Magazine article Nutrition Health Review

Infections Are Common in Hospitals

Magazine article Nutrition Health Review

Infections Are Common in Hospitals

Article excerpt

Most cases of the infection known as Clostridium difficile are contracted in a medical setting, according to data cited by the Centers for Disease Control and Prevention (C.D.C.).

When C.D.C. and state-led research programs of 71 hospitals in New York, Massachusetts, and Illinois were analyzed, it was found that 50 percent of C. difficile infections occurred in patients who had been recently transferred or discharged from another medical facility.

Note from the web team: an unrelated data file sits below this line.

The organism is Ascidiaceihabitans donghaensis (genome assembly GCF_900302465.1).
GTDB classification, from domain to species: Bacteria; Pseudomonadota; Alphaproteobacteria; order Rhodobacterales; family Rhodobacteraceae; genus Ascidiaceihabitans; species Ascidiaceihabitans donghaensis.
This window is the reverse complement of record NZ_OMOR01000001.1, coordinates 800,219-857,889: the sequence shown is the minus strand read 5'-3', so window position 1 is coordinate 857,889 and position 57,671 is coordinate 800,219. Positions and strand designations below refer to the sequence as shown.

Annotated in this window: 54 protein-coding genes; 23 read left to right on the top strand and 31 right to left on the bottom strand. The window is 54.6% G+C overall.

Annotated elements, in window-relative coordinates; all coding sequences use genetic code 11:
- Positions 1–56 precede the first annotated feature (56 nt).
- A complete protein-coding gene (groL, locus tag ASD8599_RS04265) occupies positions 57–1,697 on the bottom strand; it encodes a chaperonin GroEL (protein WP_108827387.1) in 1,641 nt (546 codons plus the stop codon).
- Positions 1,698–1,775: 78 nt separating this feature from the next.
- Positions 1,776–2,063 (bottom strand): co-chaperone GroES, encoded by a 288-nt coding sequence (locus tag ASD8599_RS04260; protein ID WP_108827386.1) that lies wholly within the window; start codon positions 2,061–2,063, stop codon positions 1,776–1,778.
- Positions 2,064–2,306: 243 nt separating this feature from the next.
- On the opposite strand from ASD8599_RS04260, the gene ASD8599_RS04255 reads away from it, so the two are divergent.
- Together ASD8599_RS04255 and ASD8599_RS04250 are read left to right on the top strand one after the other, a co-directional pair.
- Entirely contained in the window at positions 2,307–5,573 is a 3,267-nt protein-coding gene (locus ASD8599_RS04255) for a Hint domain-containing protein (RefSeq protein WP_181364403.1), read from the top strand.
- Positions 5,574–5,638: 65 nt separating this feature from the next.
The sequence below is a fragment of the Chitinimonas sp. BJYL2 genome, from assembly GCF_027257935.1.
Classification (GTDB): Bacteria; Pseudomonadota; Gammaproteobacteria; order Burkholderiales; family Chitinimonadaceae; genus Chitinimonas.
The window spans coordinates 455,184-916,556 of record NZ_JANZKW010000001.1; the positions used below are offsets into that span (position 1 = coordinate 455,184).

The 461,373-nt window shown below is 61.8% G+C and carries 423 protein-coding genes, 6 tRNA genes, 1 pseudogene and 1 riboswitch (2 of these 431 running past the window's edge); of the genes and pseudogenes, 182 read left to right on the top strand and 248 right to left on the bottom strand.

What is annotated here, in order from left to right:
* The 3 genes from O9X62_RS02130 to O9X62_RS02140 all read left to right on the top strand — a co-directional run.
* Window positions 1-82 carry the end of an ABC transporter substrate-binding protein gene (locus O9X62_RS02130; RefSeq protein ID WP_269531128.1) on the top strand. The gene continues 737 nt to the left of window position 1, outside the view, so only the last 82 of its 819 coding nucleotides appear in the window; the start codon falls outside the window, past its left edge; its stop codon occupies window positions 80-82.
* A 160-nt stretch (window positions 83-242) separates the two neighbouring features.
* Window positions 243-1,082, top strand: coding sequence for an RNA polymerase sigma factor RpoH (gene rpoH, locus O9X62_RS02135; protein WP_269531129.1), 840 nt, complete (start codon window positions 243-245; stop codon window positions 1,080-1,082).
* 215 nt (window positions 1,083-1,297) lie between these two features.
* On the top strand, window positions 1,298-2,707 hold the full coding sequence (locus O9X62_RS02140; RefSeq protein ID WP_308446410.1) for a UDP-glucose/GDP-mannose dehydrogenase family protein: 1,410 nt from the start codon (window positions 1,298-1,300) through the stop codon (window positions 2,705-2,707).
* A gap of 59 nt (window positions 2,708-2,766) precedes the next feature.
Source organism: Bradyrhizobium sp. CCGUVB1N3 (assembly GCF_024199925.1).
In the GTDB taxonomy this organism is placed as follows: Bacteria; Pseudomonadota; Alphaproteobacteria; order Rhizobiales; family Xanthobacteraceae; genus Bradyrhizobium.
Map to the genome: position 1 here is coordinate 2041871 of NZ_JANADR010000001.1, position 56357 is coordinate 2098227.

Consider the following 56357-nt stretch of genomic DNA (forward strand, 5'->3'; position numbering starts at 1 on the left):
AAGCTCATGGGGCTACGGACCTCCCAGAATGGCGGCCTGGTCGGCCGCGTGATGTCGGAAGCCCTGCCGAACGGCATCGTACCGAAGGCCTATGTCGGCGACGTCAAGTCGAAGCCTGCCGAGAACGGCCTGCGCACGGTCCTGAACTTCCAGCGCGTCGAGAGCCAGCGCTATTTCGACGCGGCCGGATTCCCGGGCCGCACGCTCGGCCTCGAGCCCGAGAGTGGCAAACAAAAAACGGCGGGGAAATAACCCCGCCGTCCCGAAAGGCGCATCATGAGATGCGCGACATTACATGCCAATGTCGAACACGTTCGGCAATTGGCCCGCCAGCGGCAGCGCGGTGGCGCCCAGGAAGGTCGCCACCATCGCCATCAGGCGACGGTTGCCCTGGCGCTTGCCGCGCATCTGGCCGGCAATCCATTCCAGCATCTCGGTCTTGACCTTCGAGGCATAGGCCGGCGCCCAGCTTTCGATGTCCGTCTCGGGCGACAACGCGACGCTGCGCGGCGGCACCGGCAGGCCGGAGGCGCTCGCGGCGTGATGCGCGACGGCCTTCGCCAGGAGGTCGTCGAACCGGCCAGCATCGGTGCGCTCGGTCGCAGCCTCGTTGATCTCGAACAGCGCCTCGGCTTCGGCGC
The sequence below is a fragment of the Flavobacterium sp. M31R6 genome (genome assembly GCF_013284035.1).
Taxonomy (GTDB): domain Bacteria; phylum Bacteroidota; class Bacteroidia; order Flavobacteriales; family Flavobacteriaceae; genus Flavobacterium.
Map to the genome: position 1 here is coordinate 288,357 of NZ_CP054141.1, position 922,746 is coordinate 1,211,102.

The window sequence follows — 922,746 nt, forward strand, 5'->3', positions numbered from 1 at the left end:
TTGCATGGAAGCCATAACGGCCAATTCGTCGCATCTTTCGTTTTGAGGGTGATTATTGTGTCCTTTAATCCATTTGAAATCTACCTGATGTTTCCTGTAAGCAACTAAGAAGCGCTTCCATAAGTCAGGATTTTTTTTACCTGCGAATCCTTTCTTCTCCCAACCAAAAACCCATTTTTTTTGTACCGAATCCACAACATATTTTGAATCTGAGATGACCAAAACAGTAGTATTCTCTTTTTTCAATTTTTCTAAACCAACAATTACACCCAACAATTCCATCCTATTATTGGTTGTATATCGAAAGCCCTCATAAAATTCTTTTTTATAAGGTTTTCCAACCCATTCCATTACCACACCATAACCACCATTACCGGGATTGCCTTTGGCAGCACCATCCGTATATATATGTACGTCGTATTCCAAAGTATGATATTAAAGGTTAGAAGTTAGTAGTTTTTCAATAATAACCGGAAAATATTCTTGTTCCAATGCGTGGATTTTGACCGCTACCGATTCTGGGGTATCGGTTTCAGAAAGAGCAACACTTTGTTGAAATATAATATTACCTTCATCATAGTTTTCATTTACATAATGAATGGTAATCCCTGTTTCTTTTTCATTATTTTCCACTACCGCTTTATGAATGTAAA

Extra health care costs and high death rates caused by the infection are at an all-time high, according to the C.D.C. In 1999 and 2000, only 3,000 deaths from C. difficile were recorded, but that number increased by seven-fold in 2006 and 2007. Most of those deaths (90 percent) were among patients 65 years of age and older. An estimated $1.3 billion was spent nationally to combat the infection in 2003, with the average case costing between $5,042 and $7,179.

The C.D.C. released a short list of preventative measures for hospital workers to follow to stem the tide of C. …

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